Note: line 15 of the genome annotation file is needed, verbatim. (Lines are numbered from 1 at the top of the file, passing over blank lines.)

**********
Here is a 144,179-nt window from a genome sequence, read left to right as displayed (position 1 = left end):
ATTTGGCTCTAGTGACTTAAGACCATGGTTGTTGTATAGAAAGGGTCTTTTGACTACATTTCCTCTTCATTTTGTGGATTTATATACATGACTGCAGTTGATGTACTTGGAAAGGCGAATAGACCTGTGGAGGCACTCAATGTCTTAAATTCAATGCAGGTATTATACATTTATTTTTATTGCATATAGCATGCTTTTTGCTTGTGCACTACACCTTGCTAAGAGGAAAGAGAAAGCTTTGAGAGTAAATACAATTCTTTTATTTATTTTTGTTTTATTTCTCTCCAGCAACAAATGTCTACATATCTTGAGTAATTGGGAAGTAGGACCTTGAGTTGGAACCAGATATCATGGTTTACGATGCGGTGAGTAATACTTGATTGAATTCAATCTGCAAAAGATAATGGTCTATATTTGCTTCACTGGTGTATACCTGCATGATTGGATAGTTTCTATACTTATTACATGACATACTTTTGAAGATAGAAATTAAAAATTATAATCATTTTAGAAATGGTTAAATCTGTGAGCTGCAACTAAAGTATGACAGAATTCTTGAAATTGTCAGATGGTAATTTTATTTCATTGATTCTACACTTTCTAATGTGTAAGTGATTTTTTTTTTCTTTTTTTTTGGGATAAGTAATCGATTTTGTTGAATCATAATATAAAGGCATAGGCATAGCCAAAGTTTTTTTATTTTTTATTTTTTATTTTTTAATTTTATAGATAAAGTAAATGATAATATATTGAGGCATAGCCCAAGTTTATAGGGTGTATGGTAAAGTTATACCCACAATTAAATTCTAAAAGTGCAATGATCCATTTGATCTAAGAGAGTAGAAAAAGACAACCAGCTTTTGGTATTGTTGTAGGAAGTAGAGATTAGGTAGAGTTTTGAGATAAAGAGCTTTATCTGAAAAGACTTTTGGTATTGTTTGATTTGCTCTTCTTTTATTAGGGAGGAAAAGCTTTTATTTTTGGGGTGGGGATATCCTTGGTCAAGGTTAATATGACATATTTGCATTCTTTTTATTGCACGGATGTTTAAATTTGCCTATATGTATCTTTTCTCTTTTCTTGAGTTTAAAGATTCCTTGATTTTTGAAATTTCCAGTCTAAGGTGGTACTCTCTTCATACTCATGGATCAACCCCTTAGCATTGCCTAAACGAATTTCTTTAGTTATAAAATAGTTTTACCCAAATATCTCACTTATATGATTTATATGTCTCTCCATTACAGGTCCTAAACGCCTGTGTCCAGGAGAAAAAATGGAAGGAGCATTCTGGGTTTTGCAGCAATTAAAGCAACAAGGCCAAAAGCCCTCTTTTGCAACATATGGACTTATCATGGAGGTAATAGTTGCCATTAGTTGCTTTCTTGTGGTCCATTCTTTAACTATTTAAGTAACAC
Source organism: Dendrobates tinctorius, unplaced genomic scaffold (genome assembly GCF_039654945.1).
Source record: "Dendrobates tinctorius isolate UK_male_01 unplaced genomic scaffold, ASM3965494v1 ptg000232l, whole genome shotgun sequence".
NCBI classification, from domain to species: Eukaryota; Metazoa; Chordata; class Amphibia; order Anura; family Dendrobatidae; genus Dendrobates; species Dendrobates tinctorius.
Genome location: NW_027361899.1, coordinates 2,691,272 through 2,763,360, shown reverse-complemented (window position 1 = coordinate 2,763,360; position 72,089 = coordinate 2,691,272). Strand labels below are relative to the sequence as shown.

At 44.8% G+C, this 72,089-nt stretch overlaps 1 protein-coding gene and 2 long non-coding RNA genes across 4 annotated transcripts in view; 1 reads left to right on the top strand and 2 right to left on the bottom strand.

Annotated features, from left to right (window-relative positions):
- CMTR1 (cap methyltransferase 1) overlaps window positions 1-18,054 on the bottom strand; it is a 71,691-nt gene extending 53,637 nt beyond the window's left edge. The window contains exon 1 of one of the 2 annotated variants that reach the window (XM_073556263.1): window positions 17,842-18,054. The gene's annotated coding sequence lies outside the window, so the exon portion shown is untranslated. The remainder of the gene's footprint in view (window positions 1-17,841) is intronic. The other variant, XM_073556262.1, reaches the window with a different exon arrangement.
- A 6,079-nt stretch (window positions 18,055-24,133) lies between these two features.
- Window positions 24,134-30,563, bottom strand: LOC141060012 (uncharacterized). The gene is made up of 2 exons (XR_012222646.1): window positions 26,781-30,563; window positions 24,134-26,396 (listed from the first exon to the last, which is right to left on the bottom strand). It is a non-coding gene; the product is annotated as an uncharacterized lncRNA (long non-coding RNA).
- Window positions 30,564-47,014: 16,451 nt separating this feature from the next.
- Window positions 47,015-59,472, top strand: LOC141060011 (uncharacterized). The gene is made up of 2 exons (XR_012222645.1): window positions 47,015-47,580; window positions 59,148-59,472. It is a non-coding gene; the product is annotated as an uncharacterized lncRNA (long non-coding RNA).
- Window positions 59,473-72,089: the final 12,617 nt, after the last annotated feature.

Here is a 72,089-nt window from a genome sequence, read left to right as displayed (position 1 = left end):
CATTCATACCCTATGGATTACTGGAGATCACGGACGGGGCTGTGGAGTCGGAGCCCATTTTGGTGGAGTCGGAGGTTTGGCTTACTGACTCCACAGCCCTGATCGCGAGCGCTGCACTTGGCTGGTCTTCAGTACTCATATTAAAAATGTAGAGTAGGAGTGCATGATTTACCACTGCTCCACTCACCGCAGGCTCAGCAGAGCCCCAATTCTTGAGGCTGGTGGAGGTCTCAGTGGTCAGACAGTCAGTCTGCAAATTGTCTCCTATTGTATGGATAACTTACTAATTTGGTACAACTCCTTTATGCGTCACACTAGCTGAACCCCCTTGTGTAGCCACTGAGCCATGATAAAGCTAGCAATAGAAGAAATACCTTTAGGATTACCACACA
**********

Here is a 72,089-nt window from a genome sequence, read left to right as displayed (position 1 = left end):